Lately, I can’t scroll through Medium or Instagram without seeing articles about avoiding narcissists, the top ten signs of narcissists, or how to safely burn a sage circle around your home after a narcissist discards you. The overabundance of information is starting to drain me. Having had several relationships with narcissists, I applaud the easy access to resources available today. It helped me understand some of the behaviors; it directed me to the right therapist, turned some lightbulbs on, and connected dots to mysteries of the bizarre, toxic behaviors and double lives I’ve seen and experienced.
But as it is true with anything, is it too much of a good thing? In my case, I felt like I had gotten stuck reliving a relationship. I noticed that amid the constant churning of narcissistic posts, whether on Instagram or Medium, I was sent back to a place I was desperately trying to leave far behind. While the posts were initially validating, later on, the continuous cycle of them was weighing me down. It was causing me to ruminate more instead of breaking away. I decided to unfollow a lot of narcissistic-type accounts and publications. In doing so, I opened up ample space in my mind, and however “woo-woo” it sounds, I started to feel more at peace and focus on the future. It also allowed me to think about what we can do differently besides “damage control” after victims have been left in the hospital, financially broke, or worse. How can we get ahead of this game being played out over and over all around the world?
I’m starting to see Narcissists as trending. My fear is this is an added source of supply for them. Are they the new rock stars? I certainly hope not. And I don’t want to set up future generations to dive headfirst into a dating pool of sociopaths. As a society, how can we start to shut down these types of relationships from forming and spreading?
A starting point could be changing Sex Education to Relationship Education. Maybe schools start to devote time studying toxic behaviors, including the intricate feelings that go along with sex. With the wealth of knowledge available to us as adults, we can educate teens about the complexities of young love and breakups, not just the mechanics of sex.
Focusing on emotional growth as it changes throughout teen years, is just as critical to sexual health as are rolling condoms onto wooden bananas. Future generations depend on us to help guide them to make mature decisions about who they let into their lives spiritually and physically — which I can’t convey deeply enough how important this is. A syllabus that includes discussions on setting boundaries, communication skills, coping strategies, and talking to family and peers; needs to become normalized. Students ages 13 -18 could benefit from having a required course like this once a year. The fact remains that teens will have sex, and we need to continually educate them about the bigger picture; help teens feel confident to nourish their lives, bodies, and souls with healthy decisions that draw in healthy people.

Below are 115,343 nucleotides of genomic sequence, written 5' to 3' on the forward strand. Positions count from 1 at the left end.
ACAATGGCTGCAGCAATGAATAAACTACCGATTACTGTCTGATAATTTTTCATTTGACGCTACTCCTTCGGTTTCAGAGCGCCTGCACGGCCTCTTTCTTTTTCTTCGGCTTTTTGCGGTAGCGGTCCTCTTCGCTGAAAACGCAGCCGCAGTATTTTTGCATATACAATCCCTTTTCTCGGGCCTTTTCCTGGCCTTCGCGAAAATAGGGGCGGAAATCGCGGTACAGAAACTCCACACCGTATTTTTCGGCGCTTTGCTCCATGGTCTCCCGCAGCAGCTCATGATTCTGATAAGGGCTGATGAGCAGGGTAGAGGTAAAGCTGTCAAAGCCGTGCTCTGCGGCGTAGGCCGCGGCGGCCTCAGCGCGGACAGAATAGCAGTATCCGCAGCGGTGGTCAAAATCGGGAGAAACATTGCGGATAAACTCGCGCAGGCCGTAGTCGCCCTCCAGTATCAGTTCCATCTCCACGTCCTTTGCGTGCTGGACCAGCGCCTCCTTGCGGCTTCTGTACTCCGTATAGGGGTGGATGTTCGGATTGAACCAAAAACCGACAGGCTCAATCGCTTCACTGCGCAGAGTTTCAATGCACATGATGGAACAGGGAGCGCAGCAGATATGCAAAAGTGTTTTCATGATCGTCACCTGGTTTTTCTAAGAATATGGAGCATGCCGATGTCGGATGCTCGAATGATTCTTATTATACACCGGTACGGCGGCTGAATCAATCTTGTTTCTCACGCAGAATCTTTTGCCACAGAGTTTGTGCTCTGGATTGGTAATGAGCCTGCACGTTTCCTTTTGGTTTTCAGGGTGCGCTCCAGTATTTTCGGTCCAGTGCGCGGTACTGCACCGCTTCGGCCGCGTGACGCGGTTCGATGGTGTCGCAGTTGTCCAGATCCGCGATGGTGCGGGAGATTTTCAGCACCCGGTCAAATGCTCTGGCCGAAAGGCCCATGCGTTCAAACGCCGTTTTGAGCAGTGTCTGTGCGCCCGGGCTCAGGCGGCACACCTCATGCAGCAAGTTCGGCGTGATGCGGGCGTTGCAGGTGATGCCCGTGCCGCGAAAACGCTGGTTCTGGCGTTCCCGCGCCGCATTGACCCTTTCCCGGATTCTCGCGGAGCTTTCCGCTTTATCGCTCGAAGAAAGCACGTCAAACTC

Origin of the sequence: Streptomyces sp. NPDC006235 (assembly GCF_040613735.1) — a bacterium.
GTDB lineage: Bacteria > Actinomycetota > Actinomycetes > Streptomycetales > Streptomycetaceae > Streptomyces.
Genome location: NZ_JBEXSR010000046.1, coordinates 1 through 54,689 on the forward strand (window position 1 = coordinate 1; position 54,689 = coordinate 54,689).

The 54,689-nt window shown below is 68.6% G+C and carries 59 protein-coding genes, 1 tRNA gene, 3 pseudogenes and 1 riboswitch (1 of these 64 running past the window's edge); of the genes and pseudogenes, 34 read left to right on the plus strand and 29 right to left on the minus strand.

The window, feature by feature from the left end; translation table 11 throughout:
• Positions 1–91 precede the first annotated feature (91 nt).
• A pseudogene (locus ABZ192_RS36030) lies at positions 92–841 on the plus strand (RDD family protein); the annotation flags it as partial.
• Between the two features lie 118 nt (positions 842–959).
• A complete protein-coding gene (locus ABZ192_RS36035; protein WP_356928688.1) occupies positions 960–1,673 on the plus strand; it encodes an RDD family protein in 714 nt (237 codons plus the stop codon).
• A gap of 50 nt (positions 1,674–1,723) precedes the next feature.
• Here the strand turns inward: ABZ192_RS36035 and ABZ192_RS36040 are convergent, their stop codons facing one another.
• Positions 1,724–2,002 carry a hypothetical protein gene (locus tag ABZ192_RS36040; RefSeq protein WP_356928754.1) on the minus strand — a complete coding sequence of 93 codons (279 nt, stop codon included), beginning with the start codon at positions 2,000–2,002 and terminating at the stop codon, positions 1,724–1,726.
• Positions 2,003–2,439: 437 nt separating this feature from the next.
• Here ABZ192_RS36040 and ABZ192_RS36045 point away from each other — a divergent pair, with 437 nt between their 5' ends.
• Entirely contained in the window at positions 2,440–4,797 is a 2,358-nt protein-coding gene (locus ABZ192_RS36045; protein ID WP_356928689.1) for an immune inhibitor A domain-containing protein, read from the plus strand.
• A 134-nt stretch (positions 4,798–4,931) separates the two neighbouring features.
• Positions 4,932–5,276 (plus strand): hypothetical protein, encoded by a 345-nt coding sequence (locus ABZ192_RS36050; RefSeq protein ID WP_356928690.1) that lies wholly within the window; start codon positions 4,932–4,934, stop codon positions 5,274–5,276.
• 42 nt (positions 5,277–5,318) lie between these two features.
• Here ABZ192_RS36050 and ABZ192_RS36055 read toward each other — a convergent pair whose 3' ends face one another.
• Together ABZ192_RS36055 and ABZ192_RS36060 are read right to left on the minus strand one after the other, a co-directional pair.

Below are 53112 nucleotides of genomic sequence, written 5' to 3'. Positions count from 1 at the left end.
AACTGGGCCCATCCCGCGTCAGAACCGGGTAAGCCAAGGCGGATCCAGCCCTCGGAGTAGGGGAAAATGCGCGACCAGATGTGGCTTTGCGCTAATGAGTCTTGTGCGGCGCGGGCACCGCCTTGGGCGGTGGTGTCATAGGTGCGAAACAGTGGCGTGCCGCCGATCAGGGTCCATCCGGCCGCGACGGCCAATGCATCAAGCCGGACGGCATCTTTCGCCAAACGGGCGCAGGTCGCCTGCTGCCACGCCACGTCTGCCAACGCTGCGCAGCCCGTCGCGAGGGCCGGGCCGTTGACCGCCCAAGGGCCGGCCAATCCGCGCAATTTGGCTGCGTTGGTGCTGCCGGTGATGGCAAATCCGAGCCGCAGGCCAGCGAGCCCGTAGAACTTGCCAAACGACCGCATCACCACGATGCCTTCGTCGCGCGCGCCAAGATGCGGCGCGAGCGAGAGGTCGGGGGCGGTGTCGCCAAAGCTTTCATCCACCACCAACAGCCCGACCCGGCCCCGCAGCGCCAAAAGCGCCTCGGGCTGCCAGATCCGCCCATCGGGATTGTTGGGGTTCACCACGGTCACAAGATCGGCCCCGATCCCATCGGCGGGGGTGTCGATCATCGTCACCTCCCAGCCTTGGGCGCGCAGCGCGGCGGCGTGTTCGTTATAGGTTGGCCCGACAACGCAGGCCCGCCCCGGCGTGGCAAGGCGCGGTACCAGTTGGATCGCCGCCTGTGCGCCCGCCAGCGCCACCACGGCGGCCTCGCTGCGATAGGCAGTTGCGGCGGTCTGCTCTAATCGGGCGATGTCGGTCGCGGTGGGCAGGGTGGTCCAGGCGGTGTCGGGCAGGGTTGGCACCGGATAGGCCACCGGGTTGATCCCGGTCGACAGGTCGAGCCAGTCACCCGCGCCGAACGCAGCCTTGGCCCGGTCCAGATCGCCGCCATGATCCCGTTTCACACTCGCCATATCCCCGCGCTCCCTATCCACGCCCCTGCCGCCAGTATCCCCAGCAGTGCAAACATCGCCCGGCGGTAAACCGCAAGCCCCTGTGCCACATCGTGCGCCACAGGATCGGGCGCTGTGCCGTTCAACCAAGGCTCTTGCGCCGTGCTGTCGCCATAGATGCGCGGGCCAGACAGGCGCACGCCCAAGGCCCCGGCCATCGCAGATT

We need to take some of the power away from narcissists and other toxic people by rewriting the narrative. I want to see fewer essays like 10 Toxic Traits All Narcissists Have in Common and more publications like 30 Days of Saying Yes to Help Deprogram a Bad Relationship. Because if you have had as much therapy as I have, you will know a true narcissist will read these articles to learn how to prey on their victims. They are empty and need to gather intel to make sure they can survive. Let’s stop giving this to them so quickly!
Although I am not a doctor or therapist, I understand the personalities discussed here have deep emotional and psychological issues that prevent them from seeing their behavior as unhealthy or understanding why they do it. This is another reason to start working on this earlier; maybe we reach some of those who have these traits while they are more malleable and open to making changes, thus contributing to a healthier society.
Let us focus on mental health and personal growth, NOT the narcissist. Let’s help people stop spinning so they can slowly make new memories. It’s time to empower our youth, along with ourselves, to move forward with confidence, and tools needed to create a lifelong pattern of healthy decisions leading to healthy relationships in all areas of life. Maybe this can kick off a chain reaction of positivity versus the toxic webs we see woven so densely throughout the fabric of our society today.
This post was previously published on Hello, Love.
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